If you are facing the end of your marriage, you likely have several questions about what to expect. Suddenly, you are faced with an array of important decisions that will shape the course of your future. From financial concerns to finding new housing, to determine which parent will assume custody of your children, it’s understandable if you are feeling overwhelmed by all these choices. One aspect of divorce that you may not have thought about is how any retirement plan assets will be divided up during the process. Retirement benefits can be significant, so it’s helpful to take a look at how divorce courts in Oregon deal with the division of retirement assets.
Consider a Qualified Domestic Relations Order (QDRO)
If your ex was the main source of income during your marriage, it’s natural to have concerns about whether you’ll still be entitled to receive your share of their retirement account after the divorce is finalized. You may wonder if your ex’s employer could just deny you access to the funds, or somehow paying out the benefits to your ex and leaving you with nothing. Fortunately, by putting a Qualified Domestic Relations Order (QDRO, or “quad row”) in place, you will be able to protect many of your rights to child support, alimony, or property rights in the case of divorce. The QDRO can also provide clear instructions to your ex’s retirement plan as to how they can ensure that you receive your share of the retirement benefits.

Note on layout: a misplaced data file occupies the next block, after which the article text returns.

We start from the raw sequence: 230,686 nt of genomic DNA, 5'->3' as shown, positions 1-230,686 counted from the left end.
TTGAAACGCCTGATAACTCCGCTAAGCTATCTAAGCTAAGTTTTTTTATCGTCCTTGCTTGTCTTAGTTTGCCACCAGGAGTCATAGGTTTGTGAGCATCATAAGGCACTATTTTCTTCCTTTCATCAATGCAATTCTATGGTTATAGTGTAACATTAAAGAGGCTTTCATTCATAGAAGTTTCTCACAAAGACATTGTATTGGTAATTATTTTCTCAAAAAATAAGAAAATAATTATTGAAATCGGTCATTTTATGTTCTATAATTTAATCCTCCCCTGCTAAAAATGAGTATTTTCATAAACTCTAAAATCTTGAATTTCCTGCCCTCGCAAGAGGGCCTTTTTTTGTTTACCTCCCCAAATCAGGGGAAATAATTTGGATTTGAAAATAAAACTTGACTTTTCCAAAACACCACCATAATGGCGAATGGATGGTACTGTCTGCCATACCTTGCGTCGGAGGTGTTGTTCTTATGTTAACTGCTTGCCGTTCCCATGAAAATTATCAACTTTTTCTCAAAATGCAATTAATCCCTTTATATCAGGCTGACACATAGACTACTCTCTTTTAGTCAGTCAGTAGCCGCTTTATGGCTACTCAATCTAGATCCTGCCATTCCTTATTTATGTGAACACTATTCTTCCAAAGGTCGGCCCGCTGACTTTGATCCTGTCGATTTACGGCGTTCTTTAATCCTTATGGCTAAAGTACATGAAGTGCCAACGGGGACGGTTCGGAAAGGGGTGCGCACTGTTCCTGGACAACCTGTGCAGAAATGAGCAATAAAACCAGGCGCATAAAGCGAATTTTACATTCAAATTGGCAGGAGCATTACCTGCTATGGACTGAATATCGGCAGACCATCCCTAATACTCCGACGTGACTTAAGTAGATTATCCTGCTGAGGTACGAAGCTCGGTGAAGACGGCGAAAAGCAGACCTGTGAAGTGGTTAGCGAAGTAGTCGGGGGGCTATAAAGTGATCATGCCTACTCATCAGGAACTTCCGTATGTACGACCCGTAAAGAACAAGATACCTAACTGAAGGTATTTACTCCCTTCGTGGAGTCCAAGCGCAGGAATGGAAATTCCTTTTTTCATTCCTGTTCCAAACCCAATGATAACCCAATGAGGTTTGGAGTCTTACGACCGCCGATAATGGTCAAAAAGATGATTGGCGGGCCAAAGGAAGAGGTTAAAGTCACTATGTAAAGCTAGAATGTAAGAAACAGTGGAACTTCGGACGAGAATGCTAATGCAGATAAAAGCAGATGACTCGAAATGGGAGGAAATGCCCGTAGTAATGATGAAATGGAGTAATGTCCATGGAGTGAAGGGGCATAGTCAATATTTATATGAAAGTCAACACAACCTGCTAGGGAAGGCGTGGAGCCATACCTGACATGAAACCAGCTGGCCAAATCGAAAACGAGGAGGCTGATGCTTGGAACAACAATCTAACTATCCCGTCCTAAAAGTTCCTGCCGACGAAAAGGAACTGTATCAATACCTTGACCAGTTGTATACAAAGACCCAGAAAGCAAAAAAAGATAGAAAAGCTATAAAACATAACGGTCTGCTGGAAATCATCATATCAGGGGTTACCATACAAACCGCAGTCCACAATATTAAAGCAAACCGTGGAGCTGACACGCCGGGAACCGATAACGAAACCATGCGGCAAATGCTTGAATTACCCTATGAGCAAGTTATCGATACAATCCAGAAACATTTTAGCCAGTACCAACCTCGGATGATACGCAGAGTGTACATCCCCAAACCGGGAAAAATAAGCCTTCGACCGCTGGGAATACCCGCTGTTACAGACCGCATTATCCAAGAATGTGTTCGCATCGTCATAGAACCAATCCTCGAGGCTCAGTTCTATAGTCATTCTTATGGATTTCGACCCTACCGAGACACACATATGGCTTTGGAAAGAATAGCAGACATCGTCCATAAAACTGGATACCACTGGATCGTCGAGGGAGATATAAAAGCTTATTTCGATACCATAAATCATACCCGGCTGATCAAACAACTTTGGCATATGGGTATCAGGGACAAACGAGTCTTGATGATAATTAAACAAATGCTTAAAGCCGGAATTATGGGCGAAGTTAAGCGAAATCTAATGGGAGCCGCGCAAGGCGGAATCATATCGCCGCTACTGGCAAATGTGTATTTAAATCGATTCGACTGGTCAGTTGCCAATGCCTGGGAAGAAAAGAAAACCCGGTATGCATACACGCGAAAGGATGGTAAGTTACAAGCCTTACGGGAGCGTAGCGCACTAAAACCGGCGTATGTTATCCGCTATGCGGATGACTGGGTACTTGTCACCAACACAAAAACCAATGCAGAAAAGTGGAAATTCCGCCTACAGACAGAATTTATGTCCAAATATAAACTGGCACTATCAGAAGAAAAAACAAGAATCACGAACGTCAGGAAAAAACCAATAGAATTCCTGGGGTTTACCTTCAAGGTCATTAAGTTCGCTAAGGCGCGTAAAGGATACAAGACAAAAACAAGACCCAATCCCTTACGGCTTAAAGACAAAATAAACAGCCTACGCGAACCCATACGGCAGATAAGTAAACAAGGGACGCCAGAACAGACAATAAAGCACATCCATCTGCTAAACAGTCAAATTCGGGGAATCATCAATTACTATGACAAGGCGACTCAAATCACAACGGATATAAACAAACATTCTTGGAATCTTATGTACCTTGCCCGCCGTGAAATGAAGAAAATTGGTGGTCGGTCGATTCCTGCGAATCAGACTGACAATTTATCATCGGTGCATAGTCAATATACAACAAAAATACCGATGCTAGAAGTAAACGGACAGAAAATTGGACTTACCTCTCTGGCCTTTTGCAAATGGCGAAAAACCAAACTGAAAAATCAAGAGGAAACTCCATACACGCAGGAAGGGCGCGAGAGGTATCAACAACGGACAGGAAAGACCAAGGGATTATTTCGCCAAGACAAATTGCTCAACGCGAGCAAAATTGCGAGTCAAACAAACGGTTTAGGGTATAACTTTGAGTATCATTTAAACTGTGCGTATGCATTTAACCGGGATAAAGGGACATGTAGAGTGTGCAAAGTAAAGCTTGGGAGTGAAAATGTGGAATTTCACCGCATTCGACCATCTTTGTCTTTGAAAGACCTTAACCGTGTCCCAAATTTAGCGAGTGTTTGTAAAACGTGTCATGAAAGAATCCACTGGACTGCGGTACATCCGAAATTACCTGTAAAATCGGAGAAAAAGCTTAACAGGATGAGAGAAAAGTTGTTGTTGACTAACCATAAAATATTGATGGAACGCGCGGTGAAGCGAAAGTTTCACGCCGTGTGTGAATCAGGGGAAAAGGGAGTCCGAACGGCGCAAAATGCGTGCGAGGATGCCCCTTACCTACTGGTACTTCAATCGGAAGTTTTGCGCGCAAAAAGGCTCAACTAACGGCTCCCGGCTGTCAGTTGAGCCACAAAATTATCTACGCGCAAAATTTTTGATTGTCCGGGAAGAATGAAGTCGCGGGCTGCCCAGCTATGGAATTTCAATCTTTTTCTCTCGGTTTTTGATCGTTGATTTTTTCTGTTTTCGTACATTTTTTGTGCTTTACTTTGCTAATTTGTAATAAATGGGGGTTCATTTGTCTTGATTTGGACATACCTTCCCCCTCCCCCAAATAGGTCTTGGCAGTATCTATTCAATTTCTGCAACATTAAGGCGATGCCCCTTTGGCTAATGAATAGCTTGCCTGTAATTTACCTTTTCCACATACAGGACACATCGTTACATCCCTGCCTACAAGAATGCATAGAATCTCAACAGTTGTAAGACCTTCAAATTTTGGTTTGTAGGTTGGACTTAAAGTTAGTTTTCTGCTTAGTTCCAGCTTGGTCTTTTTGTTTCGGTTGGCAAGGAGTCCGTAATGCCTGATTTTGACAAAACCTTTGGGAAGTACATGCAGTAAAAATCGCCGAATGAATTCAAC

However, a QDRO can only be used for pension plans that are IRS tax-qualified and protected under the Employee Retirement Income Security Act (ERISA). Military or government pensions are governed by different laws, so a QDRO does not apply. If you think a QDRO could be useful, talk to your divorce attorney or other financial advisors about how to draft and submit the QDRO paperwork.
Planning for a Brighter Future
Once you’ve taken steps to ensure that you receive the retirement benefits that you are depending on, you may be curious about how the funds will be divided and transferred to you. Depending on the retirement plan, you may receive a one-time large sum (either now or in the distant future), or you may receive smaller recurring payments that are slowly released over a longer period of time. It can also become a bit tricky to distinguish between funds in the retirement account, as most states allow you to only have access to marital property or funds that grew over the duration of the marriage. If your spouse had a retirement account long before you married, this amount would likely be considered as separate property, meaning that you would only be entitled to receive those benefits that were accrued while you were legally married.
As you plan for your new financial reality post-divorce, it’s important to anticipate what your assets will be. Working with a knowledgeable divorce attorney is key to making sure that you receive clear and accurate answers to your questions. The trusted and friendly legal team at Lee Tyler Family Law, P.C. is here to help you understand your divorce options while making sure that you have the tools you need to begin the next chapter of your life.
Call us today at (503) 233-8868 to schedule a consultation with a dedicated divorce and family law attorney.